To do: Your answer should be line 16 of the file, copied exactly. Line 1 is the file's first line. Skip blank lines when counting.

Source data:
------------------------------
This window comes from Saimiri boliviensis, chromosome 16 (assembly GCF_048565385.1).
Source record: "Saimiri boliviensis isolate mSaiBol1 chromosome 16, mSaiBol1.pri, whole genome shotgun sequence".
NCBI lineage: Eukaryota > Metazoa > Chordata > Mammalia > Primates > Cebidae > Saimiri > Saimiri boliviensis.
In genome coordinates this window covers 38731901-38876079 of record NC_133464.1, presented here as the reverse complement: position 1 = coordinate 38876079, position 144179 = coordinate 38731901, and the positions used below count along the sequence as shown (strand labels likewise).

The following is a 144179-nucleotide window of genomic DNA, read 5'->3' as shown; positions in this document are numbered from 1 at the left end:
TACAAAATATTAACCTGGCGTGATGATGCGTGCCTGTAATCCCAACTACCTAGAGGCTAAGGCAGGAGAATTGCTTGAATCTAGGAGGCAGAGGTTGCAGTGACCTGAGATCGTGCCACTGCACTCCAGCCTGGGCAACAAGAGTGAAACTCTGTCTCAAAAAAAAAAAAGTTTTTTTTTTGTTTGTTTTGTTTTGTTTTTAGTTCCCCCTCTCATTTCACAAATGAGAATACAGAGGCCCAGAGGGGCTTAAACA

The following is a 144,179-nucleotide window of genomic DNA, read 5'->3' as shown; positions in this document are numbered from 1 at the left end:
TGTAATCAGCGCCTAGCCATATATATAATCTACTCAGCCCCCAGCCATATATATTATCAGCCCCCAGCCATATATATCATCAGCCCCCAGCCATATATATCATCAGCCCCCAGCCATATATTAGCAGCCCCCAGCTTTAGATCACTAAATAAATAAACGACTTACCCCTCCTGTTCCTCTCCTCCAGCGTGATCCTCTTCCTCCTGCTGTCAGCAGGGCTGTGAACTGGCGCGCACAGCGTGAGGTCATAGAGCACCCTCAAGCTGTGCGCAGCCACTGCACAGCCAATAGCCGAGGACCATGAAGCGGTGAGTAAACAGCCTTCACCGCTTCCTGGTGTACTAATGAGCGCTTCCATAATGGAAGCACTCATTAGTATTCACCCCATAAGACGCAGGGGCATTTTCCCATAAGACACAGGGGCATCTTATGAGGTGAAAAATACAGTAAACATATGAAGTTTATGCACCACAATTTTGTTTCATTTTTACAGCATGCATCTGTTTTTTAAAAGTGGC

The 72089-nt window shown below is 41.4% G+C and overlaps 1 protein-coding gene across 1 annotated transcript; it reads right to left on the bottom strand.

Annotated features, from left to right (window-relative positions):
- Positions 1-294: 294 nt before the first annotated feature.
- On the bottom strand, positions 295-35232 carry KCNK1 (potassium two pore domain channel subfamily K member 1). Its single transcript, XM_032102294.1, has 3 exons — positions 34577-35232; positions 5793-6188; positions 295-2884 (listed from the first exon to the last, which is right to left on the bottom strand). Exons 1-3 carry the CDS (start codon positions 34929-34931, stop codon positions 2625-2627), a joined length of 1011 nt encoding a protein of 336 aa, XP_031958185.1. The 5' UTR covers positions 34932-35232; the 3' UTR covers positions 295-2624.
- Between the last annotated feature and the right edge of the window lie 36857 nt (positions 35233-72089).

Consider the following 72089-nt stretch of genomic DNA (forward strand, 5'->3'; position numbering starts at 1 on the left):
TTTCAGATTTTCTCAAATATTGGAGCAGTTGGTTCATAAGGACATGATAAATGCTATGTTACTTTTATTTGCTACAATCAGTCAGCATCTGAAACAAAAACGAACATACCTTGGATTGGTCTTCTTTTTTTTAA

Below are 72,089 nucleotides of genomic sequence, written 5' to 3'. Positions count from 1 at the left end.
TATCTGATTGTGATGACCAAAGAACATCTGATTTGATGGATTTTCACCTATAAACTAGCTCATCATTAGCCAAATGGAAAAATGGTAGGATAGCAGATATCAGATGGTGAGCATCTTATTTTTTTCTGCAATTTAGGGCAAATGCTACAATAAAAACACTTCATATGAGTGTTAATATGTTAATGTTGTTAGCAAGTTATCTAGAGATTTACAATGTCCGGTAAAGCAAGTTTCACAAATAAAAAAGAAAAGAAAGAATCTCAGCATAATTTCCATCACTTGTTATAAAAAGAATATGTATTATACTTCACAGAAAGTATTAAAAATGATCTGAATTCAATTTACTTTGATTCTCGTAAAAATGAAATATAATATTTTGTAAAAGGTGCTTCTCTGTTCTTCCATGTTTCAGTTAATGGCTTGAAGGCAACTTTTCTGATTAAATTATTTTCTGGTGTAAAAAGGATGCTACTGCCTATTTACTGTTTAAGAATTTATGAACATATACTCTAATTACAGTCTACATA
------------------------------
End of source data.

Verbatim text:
Below are 72,089 nucleotides of genomic sequence, written 5' to 3'. Positions count from 1 at the left end.